This article offers tips and techniques for use when you have monitoring tasks or scripts that you want to integrate with FrameFlow but they take a long time to complete.

Monitoring Tasks

Most monitoring tasks are quick checks for CPU usage, ping response times or other similar things. But occasionally you may have tasks that take a very long time to complete. For example you may have a script that checks multiple items or scans large sets of data. For tasks like these it is often better to schedule their execution outside of FrameFlow and then use FrameFlow to check the results.

As an example, here at FrameFlow we run a database integrity check on internal systems each night at 2:00am. The checks are run through a master PowerShell script that calls out to other scripts and utilities and they can take up to an hour to complete.

One option would be to run the script directly using FrameFlow’s PowerShell event monitor but since the task takes so long we would need extend the monitoring timeout to allow it to complete. But even doing so means that it will be in the monitoring queue for a long time and could affect the throughput of our other monitoring tasks.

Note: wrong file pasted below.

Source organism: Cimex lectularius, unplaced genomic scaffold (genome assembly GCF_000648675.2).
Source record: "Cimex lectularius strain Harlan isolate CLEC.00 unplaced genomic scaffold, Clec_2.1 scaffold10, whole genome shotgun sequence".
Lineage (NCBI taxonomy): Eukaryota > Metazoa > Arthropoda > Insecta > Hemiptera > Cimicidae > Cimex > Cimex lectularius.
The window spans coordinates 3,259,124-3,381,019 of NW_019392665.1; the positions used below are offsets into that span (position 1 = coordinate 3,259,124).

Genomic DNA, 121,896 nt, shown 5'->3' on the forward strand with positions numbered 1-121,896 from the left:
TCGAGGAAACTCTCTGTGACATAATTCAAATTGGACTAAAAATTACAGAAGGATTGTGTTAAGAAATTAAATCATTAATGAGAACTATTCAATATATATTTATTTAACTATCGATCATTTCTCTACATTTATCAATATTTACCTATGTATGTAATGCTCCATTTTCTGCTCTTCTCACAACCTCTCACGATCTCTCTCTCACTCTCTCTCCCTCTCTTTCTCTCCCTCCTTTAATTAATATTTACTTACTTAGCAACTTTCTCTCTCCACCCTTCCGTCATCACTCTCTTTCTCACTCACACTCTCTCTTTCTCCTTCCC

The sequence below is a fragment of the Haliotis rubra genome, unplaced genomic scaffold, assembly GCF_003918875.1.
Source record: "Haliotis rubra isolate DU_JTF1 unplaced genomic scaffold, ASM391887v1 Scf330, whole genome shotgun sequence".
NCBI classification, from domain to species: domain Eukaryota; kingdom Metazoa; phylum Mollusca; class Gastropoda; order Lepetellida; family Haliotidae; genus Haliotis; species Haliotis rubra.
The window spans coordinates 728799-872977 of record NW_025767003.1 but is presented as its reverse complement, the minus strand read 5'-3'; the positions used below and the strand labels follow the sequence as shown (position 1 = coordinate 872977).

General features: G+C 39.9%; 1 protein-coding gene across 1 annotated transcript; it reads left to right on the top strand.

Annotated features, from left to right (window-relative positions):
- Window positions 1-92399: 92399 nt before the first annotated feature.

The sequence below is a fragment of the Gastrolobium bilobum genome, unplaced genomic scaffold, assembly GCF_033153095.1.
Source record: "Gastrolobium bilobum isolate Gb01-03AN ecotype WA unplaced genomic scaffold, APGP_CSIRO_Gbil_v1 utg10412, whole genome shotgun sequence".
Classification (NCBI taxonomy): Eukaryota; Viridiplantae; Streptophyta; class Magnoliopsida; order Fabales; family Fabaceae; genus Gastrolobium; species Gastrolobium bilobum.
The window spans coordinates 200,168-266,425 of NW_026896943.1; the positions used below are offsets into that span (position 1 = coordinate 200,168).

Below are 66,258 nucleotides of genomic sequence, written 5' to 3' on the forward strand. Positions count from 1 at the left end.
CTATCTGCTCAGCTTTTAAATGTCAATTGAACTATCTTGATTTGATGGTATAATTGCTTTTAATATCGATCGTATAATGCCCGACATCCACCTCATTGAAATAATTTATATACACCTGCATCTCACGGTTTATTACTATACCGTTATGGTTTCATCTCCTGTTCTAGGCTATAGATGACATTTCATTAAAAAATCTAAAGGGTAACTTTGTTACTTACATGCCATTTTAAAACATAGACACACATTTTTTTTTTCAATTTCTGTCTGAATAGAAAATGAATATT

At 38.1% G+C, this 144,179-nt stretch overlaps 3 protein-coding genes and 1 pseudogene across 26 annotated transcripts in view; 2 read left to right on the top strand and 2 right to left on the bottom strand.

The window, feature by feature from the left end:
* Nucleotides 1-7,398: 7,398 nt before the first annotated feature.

Using Windows Scheduler

Instead we kick off the script at 2:00am using Window Scheduler. When the script completes it writes any errors to a log file. Back in our FrameFlow monitoring configuration we have a File Event Monitor that checks the log file every day at 4:00am. That gives the script enough time to finish and File Event Monitor looks for errors in the log file. So if any inconsistency is detected, we’re aware of it first thing in the morning.


For long-running tasks, especially scripting tasks, it’s best to run them through Windows Scheduler and then use FrameFlow’s File Event Monitor to check the results and alert you if the script reported errors.